As a species we are shockingly bad at making decisions

Last night Lionel Messi advised me to shave with Gillette’s razor. This was in a TV ad, and was presumably in exchange for a lot more money than I will see this year. Rationally, there is no reason why I should accept advice on the best razor from a man just because he is astonishingly good at guiding a light spherical object past defenders and goalkeepers. Being good at football does not necessarily mean that you are a good judge of a quality razor, even if you are not being paid to recommend one. This marketing campaign is one of a huge number that exploit a weakness in our reasoning that is called the halo effect.


After EU bureaucracy the science should be easy

Image A long time ago — back in mid-2010 when I was still in my thirties — I agree to join a colleague in the Department, Joe Keddie, in an EU consortium. This consortium finally become fully online this week. Its logo is above. It now even has a website! At times Joe and despaired of ever seeing it get off the ground. Years passed. I even got so annoyed with EU bureaucracy that I emailed all my local MEPs. I got only one prompt reply, from the office of the UKIP MEP Nigel Farage. It suggested the way to solve the problem was for the UK to leave the EU. As we would then no longer be eligible for the consortium this would solve the bureaucracy problem but only at the expense of not being able to join any of these consortia and so not being eligible for this research funding. So not very helpful.


Stretching to lose weight

Slipstek AugeA number of factors contribute to whether you end up carrying some excess weight. Clearly too many cream buns, and too little exercise can contribute to you being a bit plump. But genes are also important. Some people are, due to their genes, a bit more prone to putting on weight than others.


A murmuration of starlings

Murmuration is my new a favourite word, it means a flock of starlings. It is one of the old English collective nouns for a group of animals, like a murder of crows, a skulk of foxes or a gaggle of geese. And as the YouTube clip above shows murmurations are simply astonishing.  The Guardian also has a gallery with some pretty amazing pictures. Thousands of starlings flying through the air as if they were a single organism. Flicking back and fore like cat’s tail, not like the thousands of bird spread across maybe 100 m that they are.


Hard drinking starlings

Taking a restI have just learnt that the European Starling can take its drink. Alcohol is metabolised, in starlings and in us, by an enzyme called Alcohol Dehydrogenase. By weight starlings have approximately 14 times as much Alcohol Dehydrogenase activity as we do. The data are in a paper by Prinzinger and Hakimi.  I will now look at starlings with new respect.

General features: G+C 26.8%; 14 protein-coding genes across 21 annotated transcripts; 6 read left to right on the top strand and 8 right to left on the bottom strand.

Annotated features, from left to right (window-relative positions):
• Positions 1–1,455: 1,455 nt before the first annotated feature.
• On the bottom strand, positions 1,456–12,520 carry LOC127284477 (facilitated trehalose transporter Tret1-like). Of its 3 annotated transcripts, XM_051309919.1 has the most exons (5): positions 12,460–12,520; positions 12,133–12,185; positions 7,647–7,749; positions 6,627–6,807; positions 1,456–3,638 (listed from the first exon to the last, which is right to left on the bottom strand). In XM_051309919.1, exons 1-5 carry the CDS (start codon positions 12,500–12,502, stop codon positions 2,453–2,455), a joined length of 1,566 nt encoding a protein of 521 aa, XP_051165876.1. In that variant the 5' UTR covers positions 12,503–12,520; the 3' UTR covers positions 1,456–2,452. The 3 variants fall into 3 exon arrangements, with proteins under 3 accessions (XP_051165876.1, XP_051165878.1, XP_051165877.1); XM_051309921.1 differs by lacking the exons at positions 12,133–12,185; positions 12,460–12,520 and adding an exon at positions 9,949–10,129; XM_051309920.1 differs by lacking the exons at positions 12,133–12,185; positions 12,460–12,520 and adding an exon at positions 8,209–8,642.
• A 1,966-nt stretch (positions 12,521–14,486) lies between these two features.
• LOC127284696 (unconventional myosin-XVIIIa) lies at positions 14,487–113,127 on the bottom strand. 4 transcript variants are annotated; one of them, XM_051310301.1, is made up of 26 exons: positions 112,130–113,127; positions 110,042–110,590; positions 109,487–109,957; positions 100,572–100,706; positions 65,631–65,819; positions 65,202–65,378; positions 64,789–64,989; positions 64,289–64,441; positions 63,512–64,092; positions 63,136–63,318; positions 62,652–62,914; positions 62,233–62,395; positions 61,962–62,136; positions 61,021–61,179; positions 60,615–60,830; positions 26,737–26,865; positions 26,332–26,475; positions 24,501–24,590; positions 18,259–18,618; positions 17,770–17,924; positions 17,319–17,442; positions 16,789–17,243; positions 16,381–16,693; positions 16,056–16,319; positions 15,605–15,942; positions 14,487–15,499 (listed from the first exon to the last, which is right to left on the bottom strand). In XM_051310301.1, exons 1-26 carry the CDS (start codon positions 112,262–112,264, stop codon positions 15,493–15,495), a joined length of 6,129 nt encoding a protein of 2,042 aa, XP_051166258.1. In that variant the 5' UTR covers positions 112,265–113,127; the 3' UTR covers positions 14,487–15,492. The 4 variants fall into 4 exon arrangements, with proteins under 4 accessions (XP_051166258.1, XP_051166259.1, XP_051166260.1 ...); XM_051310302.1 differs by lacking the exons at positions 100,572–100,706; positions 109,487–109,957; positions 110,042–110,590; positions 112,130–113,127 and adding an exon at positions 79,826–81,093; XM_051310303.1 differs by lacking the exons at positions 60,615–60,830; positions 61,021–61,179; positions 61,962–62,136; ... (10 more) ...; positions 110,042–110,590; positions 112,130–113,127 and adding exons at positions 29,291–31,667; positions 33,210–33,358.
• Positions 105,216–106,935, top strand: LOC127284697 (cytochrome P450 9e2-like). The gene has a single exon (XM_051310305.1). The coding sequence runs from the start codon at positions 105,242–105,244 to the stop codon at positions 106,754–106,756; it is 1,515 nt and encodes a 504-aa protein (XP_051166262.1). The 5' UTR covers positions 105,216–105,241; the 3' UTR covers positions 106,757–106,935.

You may be asking yourself, why do European Starlings have this impressive ability to take their drink? Fruit is a major part of the diet of starlings. Fallen fruit tends to ferment of course, which produces alcohol. So it may be that starlings have evolved a high tolerance to booze to allow them to eat lots of fallen fruit without then being reduced to zig-zagging across the sky in a rather drunken way.

Don’t take liquids for granted

2006-01-28 Drop-impact
Water is everywhere – we have been inundated with the stuff over the last few months. But maybe we should not take it for granted. In Britain water is everywhere but in the universe as whole liquids of any sort are extremely rare. And even on Earth, water is pretty much the only liquid around.


This post could save you £34.99

While watching Numb3rs on TV I was struck by an ad for Gold Collagen. It showed a woman drinking from a small plastic bottle as if this would change her life. This looked a bit weird. Gold Collagen is some sort of food supplement that contains mainly collagen. Indeed, like the webpage says: “Collagen helps the skin to preserve its firmness and elasticity.” It forms a network that holds the cells together so indeed contributes significantly to the skin’s elasticity.


Using analogy to understand how chameleons change colour

The video shows artificial models of the key structures in a type of cell called a melanophore. This is from a nice paper by Aoyama et alMelanophores and similar cells are how animals like chameleons change colour. The blobs that show up as bright here in the fluoresence microscopy images are actually dark brown under natural conditions. They contain eumelanin, the brown pigment that makes brown hair brown.


The Autopsy of Chicken Nuggets Reads “Chicken Little”

The title is fantastic but it is not mine sadly. I stole it from a paper by deShazo, Bigler and Skipworth. Thanks to them for that. The paper analysed chicken nuggets from fast food outlets. Spoiler alert: they don’t contain a lot what of would be conventionally regarded as chicken meat, although most of it did in the past belong to a chicken. Somewhere on a chicken’s body. Somewhere.